story isn't Mount. Still, he's fascinated with rock stardom. He even wrote a song about it: "The Most Immaculate Haircut" is just one of the love letters off Metronomy's forthcoming album aptly titled Love Letters
. "It's basically talking about these people that I felt like I could never touch. Rock and pop icons have always had very recognizable haircuts. It's a song [...] about wishing that I had a haircut that was really unique." You wouldn't guess that an immaculate haircut is something Mount strives for by his un-fussed-over curls, but that's the beauty of his cleverness. The irony is that he isn't being ironic at all. He's totally cool with admitting that he wishes he were cooler. "I just set out to keep myself happy," he paused and chuckled. "Basically attempting to get to that point to be a very important musician [...] whilst realizing that it's quite hard."
If Mount were truly searching for celebrity, he'd have an easy enough time riding the success of The English Riviera
. All he'd really have to do is continue to churn out bright, stripped down, electro bop, and I for one would not be disappointed. After all, he created an album that has something substantial for everyone: easy listening, with style, that doesn't skimp on quality and depth.
Instead, he ditched the digital and decided to undertake the journey of analogue recording. "I really wanted to make a record that I felt had been made in a craftsman-like way." Recording in the analogue studio meant a much more staunch divide between the creative process and the recording process whereas the digital environment of your average studio session allows for a more flexible approach, but that divide was an attractive obstacle for Mount. "When you're working like that, with a computer, you can really edit and move stuff around, and so I really wanted to do all the pre-production work instead of post-production stuff, and so with this record the idea was: you write a song, you arrange it, and everything's finished, and then you spend four minutes recording it, and that's it."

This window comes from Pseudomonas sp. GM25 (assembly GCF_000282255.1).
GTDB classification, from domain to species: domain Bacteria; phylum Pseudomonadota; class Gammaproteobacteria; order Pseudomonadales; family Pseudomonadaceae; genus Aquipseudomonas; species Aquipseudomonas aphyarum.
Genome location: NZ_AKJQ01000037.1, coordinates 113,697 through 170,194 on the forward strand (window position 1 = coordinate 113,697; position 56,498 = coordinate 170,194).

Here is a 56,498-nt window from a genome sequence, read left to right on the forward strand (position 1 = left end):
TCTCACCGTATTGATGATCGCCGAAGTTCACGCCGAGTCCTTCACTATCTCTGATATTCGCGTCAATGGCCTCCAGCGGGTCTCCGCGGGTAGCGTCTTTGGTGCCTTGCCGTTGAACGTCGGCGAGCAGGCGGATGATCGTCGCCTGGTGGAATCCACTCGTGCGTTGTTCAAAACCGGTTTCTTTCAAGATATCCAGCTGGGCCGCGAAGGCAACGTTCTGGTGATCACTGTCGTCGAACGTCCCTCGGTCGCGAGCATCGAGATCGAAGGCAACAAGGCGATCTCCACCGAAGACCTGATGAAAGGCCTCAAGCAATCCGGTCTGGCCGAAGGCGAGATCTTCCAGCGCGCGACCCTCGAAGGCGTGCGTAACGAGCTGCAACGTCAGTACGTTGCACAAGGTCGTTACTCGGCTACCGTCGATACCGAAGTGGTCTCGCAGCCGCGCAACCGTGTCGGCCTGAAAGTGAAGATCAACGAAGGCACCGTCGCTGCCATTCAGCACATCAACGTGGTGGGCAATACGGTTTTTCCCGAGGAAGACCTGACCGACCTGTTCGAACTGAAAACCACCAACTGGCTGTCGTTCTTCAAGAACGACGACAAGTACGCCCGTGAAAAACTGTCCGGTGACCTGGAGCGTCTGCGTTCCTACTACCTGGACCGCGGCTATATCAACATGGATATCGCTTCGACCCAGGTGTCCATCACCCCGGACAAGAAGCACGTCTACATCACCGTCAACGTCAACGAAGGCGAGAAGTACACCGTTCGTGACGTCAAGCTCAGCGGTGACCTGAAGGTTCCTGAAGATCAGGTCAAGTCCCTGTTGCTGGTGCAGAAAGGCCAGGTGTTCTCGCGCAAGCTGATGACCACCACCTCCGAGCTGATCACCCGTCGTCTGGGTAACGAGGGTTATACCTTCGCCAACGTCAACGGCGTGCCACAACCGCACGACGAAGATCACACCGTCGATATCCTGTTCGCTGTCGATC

He paused and added, "That's a much simpler way of putting it than it actually was, but that was the difference between the two [...], [Love Letters
] was a much more thought out record."
The result is his fourth Metronomy release, and the one he's most proud of. "I have more of a relationship with this one than I do with the previous," he admitted. He wasn't shy about his mixed emotions regarding the album's March 10th release: "I feel like this is going to radiate, and then I started thinking yesterday, 'Oh shit, you know what? There might be some bad reviews,' and I started feeling a bit like, 'Oh my god, like, maybe I'm a bit to precious... already.'"
The record has a much more intimate feel than Metronomy's previous albums, and while that's due in part to the nostalgia lent to it by the retro equipment, it's also due to Mount's investment. By opting for the analogue studio he challenged himself to commit more to his work during the writing process. It's a very personal record.
"It's not like, me spilling my guts," he clarified. "But definitely 'cause of that way of working I feel like I've put the most of myself into it just physically more than I had in others."
Metronomy is a band worth watching out for for many reasons, not the least of which is Mount's ability to switch it up without compromising that "bright, kind of nice, melodic thing" we've come to love. He probably won't record analogue again, but it was an experience he needed to explore, and one that will continue to inform his composition. These guys are only just getting started, and if Love Letters
is any indication, then we can expect to continue being pleasantly surprised.
is set to release March 10th on Because Music/Elektra Records.